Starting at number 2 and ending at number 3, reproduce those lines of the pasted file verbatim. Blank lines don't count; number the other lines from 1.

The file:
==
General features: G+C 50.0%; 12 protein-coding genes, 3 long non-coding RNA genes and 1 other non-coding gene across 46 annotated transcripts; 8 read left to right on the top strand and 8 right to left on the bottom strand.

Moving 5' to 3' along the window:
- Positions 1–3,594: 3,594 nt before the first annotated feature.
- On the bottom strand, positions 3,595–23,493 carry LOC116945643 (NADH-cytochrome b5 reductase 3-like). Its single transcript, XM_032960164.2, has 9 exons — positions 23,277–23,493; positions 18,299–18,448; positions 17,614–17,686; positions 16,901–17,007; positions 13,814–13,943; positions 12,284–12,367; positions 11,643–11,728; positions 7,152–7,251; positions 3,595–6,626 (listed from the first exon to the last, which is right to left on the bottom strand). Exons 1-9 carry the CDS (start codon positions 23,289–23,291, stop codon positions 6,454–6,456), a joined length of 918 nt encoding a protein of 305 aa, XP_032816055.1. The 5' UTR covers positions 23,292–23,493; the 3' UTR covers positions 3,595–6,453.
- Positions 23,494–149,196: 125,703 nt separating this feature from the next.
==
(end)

Moving 5' to 3' along the window:
- Positions 1–3,594: 3,594 nt before the first annotated feature.